I’ve never been one to mince words about workplace topics. I’ll admit this may cause a bit of momentary stress for some of my clients. However, our work lives are far too important to take lightly or “baby”. (For some reason, “walking on eggshells” almost certainly leads to more problems and fewer solutions.) By and large, it is simply more advantageous to lay the cards on the table, than to “bluff”.
Which leads me to the topic of development – that often nebulous career goal that we all seem to seek. We all want to improve and progress career-wise. The problem is that we often sit back and wait for others to craft that path and send us an invitation. Why wait? I am giving you permission to take responsibility for your own development.
Some things to consider:
- Master competition. Get a hold of yourself. Just because your colleague was recognized – doesn’t mean that you are doomed. Becoming effective in today’s workplace requires being able to process the ever-present notion of competition. (You can read “7 Ways to Deal with Workplace Competition” here.)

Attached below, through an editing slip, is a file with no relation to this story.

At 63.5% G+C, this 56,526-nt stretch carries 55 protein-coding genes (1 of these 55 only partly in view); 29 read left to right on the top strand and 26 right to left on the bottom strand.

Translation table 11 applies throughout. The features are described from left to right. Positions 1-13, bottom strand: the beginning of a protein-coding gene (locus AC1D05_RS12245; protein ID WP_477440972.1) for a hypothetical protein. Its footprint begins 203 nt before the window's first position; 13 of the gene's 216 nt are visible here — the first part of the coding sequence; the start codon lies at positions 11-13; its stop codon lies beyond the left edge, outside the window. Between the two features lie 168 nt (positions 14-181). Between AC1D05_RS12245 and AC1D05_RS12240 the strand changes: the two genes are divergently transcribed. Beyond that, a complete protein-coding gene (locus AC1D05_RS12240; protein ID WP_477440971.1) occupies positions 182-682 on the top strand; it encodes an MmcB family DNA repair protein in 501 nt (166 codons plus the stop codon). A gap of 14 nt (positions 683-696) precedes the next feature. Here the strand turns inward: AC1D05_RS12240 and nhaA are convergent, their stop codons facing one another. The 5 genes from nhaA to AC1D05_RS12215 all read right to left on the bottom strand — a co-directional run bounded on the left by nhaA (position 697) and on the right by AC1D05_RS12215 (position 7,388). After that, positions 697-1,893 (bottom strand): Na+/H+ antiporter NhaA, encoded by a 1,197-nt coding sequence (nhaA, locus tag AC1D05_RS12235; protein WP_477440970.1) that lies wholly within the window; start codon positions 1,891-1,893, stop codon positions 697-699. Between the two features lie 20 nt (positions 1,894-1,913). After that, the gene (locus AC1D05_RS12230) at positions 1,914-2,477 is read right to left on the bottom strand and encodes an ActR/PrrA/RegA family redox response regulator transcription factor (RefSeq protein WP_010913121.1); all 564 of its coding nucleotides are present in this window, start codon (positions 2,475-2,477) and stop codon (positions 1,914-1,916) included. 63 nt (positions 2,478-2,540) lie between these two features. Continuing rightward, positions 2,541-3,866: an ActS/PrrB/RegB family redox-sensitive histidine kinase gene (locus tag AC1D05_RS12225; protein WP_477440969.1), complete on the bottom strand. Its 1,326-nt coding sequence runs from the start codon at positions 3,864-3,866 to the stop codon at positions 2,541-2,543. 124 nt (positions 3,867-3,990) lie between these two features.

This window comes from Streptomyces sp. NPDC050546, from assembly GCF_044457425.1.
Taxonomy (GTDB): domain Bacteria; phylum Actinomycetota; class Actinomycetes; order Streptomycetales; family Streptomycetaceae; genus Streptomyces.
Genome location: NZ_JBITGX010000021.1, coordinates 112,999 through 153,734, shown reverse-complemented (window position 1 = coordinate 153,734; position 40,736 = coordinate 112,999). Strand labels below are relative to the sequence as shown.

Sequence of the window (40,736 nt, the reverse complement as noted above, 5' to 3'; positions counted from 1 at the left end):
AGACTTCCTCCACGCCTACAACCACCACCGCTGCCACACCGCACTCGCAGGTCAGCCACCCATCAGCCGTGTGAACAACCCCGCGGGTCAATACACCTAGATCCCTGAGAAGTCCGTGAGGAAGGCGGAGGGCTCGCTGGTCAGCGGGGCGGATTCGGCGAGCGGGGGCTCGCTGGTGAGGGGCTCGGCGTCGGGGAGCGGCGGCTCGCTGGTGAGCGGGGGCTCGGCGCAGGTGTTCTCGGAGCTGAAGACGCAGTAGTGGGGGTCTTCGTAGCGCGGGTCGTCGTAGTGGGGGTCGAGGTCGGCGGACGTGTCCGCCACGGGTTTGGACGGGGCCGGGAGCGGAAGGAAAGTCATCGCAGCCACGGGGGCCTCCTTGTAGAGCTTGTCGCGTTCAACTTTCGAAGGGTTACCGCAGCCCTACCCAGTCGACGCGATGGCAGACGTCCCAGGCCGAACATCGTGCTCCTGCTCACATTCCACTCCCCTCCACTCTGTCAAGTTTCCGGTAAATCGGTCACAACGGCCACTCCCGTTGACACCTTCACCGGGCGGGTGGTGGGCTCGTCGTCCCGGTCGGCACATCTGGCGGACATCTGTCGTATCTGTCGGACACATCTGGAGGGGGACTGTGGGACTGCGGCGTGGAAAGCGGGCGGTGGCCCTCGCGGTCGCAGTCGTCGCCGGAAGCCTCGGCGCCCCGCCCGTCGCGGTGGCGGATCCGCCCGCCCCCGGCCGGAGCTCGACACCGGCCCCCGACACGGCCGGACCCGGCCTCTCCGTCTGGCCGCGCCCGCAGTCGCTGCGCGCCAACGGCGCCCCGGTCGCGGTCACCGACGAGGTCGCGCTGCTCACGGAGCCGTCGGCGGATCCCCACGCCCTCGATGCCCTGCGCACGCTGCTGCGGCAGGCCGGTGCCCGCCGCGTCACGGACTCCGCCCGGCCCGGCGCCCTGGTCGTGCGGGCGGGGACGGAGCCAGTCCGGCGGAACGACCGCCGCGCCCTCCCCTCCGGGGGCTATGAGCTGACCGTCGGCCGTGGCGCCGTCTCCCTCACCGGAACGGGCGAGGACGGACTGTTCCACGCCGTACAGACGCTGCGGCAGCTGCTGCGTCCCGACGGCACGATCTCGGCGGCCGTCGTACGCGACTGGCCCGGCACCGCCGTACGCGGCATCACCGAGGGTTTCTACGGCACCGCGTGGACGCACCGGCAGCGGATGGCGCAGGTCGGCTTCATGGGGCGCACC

- Reflect on your failures. Yes, I said it – dwell on your failures. Whether the failure was an overlooked opportunity to collaborate, or a missed client deadline – go back and re-visit them. It might be uncomfortable, but it will be time well spent. You’ll likely learn something that you can apply toward the future.
- Think big. Think of your industry carefully and name the 5 skills or traits that anyone would need to succeed going forward. Imagine you are speaking to an intern in your profession – and that your guidance is the only career advice they will ever hear. What would you tell them that they will need to succeed? Then take your own advice.
- Pinpoint obstacles. The only real expert of you, is you – so get to know your career “self”. I find that utilizing exercises to reveal hidden issues (and talent) is a great option to explore. Try the one explained here, by renowned coach Marshall Goldsmith. Who knows what you’ll uncover?
What role have you played in your own career development? Tell us your story.